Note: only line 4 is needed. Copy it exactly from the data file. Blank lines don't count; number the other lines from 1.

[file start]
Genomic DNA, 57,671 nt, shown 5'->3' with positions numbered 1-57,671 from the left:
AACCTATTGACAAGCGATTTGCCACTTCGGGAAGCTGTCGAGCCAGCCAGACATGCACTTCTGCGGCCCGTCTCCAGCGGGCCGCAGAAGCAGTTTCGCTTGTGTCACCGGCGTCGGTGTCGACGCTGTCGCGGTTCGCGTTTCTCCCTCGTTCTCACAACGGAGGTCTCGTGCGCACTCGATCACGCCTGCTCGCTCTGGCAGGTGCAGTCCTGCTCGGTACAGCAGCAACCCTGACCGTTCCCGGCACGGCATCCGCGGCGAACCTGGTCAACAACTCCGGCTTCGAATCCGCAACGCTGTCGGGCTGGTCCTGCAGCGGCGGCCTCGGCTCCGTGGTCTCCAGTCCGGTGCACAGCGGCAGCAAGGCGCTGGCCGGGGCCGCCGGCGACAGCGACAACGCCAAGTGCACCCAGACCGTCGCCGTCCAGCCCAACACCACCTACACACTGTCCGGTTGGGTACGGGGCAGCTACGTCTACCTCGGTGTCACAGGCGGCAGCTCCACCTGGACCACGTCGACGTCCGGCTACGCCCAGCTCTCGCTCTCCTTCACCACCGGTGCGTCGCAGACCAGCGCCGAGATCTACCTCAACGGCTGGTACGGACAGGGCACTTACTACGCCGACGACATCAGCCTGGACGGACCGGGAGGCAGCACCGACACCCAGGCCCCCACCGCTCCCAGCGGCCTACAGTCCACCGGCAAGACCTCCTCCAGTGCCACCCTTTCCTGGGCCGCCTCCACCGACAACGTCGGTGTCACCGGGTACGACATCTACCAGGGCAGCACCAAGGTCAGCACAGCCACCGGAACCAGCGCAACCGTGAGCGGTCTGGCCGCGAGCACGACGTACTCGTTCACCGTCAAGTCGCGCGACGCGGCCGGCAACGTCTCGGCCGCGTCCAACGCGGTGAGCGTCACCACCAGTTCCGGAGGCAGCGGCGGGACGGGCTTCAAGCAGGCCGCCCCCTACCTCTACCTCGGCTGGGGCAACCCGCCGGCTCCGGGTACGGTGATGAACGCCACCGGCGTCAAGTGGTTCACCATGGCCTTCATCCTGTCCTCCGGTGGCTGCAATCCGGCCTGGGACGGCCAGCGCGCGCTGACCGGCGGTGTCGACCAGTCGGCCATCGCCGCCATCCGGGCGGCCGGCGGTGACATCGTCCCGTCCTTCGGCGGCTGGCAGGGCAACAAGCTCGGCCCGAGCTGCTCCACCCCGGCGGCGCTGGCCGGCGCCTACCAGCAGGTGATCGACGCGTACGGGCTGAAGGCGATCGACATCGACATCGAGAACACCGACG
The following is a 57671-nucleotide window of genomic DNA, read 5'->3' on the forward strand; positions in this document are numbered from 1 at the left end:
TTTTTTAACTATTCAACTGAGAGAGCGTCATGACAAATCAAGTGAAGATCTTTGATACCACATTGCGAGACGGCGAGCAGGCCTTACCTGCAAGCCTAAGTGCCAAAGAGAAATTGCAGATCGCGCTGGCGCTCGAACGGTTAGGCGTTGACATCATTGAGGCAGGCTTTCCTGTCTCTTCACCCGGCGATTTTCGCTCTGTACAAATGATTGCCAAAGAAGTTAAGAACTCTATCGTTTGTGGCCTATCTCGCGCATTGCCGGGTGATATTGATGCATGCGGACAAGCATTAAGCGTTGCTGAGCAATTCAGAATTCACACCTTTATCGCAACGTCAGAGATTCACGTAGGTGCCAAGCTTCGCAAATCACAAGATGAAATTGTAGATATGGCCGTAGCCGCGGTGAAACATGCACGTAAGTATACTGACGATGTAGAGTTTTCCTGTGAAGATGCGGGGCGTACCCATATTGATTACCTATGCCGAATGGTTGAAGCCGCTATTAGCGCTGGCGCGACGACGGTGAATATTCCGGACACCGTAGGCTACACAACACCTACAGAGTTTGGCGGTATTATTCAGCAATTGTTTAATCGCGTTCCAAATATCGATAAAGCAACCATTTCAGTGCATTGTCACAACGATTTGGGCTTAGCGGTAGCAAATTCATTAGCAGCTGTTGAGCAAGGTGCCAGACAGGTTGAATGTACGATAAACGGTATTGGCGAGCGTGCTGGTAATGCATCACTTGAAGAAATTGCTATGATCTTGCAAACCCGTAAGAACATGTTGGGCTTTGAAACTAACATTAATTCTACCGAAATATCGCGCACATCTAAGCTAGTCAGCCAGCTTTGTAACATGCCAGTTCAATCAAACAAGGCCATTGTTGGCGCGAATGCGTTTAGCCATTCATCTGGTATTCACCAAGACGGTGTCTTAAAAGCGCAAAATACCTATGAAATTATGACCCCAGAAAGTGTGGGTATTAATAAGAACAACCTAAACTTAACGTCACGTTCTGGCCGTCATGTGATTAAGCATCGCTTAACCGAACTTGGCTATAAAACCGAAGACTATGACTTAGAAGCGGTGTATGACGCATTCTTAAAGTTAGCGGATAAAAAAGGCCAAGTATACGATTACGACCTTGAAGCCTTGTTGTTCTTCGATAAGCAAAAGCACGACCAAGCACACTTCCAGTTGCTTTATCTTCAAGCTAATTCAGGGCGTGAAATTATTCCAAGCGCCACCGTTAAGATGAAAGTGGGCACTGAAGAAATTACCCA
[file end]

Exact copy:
TTTTTTAACTATTCAACTGAGAGAGCGTCATGACAAATCAAGTGAAGATCTTTGATACCACATTGCGAGACGGCGAGCAGGCCTTACCTGCAAGCCTAAGTGCCAAAGAGAAATTGCAGATCGCGCTGGCGCTCGAACGGTTAGGCGTTGACATCATTGAGGCAGGCTTTCCTGTCTCTTCACCCGGCGATTTTCGCTCTGTACAAATGATTGCCAAAGAAGTTAAGAACTCTATCGTTTGTGGCCTATCTCGCGCATTGCCGGGTGATATTGATGCATGCGGACAAGCATTAAGCGTTGCTGAGCAATTCAGAATTCACACCTTTATCGCAACGTCAGAGATTCACGTAGGTGCCAAGCTTCGCAAATCACAAGATGAAATTGTAGATATGGCCGTAGCCGCGGTGAAACATGCACGTAAGTATACTGACGATGTAGAGTTTTCCTGTGAAGATGCGGGGCGTACCCATATTGATTACCTATGCCGAATGGTTGAAGCCGCTATTAGCGCTGGCGCGACGACGGTGAATATTCCGGACACCGTAGGCTACACAACACCTACAGAGTTTGGCGGTATTATTCAGCAATTGTTTAATCGCGTTCCAAATATCGATAAAGCAACCATTTCAGTGCATTGTCACAACGATTTGGGCTTAGCGGTAGCAAATTCATTAGCAGCTGTTGAGCAAGGTGCCAGACAGGTTGAATGTACGATAAACGGTATTGGCGAGCGTGCTGGTAATGCATCACTTGAAGAAATTGCTATGATCTTGCAAACCCGTAAGAACATGTTGGGCTTTGAAACTAACATTAATTCTACCGAAATATCGCGCACATCTAAGCTAGTCAGCCAGCTTTGTAACATGCCAGTTCAATCAAACAAGGCCATTGTTGGCGCGAATGCGTTTAGCCATTCATCTGGTATTCACCAAGACGGTGTCTTAAAAGCGCAAAATACCTATGAAATTATGACCCCAGAAAGTGTGGGTATTAATAAGAACAACCTAAACTTAACGTCACGTTCTGGCCGTCATGTGATTAAGCATCGCTTAACCGAACTTGGCTATAAAACCGAAGACTATGACTTAGAAGCGGTGTATGACGCATTCTTAAAGTTAGCGGATAAAAAAGGCCAAGTATACGATTACGACCTTGAAGCCTTGTTGTTCTTCGATAAGCAAAAGCACGACCAAGCACACTTCCAGTTGCTTTATCTTCAAGCTAATTCAGGGCGTGAAATTATTCCAAGCGCCACCGTTAAGATGAAAGTGGGCACTGAAGAAATTACCCA